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Back to Blog February 1, 2013

Is The End Of HMV Really So Shocking?

Recession blog


The chaos surrounding the collapse of high-street entertainment retailer HMV has filled our screens and radios since the announcement came just over two weeks ago (first they wouldn’t accept gift cards or store credit and now they’ve axed over 100 head office positions in London), but as we sat staring at the Metro on the morning commute, was it really that unexpected?

Along with HMV, Blockbuster and Jessops and have also gone into administration since the end of 2012, but there’s one thing that stands out as the common denominator between all of these; they are all victims of technology. Sitting on the train at 7.25am each morning there is not one person without an iPhone, iPad or Kindle resting on their lap, and as developing technology continues to replace the way we enjoy entertainment, is a sticky end set to meet book stores and magazine shops?

There isn’t much an iPhone can’t do, whether it’s taking photos, making notes, listening to music, watching films or making video calls, it’s all immediately available at the click of a button or the flick of a screen. You can now live your entire life through a device that was once invented simply to enhance the art of communication, and as brands such as Apple continue to develop newer and ‘better’ ways of doing things, the ‘old’ ways struggle under the weight of this advancing technology.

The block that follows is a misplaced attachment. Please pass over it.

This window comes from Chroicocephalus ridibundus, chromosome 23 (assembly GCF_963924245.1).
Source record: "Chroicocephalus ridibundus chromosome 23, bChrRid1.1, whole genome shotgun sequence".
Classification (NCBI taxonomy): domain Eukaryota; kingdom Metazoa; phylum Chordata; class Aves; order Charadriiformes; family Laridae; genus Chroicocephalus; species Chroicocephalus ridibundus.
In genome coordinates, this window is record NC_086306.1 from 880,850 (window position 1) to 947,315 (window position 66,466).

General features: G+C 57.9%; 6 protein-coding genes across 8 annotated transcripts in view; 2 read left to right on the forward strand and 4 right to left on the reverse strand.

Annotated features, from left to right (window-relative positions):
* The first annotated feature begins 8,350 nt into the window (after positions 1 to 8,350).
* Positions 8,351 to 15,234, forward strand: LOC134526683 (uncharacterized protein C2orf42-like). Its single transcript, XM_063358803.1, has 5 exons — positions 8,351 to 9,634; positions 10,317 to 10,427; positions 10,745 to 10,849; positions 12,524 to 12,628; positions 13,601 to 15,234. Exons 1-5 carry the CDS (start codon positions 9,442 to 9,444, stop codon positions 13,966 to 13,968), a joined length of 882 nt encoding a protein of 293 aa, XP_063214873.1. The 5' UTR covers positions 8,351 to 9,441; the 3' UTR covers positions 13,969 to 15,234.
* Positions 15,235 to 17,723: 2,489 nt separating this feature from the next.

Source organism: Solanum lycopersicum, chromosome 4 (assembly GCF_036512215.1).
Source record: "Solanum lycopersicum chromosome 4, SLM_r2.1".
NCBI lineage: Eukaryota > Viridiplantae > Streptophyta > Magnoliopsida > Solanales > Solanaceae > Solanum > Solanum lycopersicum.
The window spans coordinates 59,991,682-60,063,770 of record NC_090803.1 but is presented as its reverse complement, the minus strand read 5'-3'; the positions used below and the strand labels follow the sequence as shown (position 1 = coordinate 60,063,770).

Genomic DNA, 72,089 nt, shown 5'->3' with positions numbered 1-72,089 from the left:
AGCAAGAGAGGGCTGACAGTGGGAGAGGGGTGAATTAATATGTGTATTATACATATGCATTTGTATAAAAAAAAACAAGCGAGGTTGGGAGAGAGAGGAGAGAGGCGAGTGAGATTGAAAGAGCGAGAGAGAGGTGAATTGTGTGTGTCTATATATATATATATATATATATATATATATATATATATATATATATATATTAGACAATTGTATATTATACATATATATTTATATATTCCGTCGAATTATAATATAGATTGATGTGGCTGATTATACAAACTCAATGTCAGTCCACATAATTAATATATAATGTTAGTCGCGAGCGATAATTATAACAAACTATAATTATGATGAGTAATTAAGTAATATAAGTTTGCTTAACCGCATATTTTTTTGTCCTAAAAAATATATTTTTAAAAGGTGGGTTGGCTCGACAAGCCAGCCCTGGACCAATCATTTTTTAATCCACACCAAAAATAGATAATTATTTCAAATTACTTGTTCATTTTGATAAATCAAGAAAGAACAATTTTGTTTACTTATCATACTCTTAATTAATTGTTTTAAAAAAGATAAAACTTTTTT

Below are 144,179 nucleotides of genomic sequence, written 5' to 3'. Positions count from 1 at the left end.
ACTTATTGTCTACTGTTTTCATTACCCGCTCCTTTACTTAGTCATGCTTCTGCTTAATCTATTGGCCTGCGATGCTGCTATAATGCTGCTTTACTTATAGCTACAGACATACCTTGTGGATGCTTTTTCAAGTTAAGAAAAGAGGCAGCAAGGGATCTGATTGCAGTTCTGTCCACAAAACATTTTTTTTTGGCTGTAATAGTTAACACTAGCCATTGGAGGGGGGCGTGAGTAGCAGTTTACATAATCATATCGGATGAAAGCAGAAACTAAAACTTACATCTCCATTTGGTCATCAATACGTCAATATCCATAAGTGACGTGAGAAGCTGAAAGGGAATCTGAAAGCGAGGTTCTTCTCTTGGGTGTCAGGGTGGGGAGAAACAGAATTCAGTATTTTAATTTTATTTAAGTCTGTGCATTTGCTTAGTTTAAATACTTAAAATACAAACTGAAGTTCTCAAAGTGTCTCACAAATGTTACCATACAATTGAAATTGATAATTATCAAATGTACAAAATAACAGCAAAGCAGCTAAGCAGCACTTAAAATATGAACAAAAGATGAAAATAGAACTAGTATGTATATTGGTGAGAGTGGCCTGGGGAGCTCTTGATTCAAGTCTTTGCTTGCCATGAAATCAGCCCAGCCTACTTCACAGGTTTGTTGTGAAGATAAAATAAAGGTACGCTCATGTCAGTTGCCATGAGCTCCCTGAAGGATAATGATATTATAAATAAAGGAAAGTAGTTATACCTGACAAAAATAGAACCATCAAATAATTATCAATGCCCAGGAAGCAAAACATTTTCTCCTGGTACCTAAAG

In the Q1 of 2013 (ending December 2012) Apple sold over 47.8 million iPhones and 22.9 million iPads and Amazon announced last year that at one point customers were buying over 1 million kindles from the etailer each week. With sales like this only set to grow throughout 2013, the effects on companies like Jessops and HMV are inevitable. Not only has the ease of illegal downloading contributed to a drop in film and music sales but with the introduction of iTunes, and LoveFilm there simply isn’t the demand for entertainment shops, and so the inevitable demise of HMV, Jessops and Blockbuster. The news of these stores entering administration was met with anger and sadness, expressed in great volume on Twitter and Facebook, but really do we have the right to complain when it’s us that is responsible.

How long will it be before we’re all reading off our screens and the lack of book sales lead to the closures of book stores and publishing houses? Hopefully people will begin to realise the beauty of reading from a print magazine or book rather than from a hand-held device before it’s too late.

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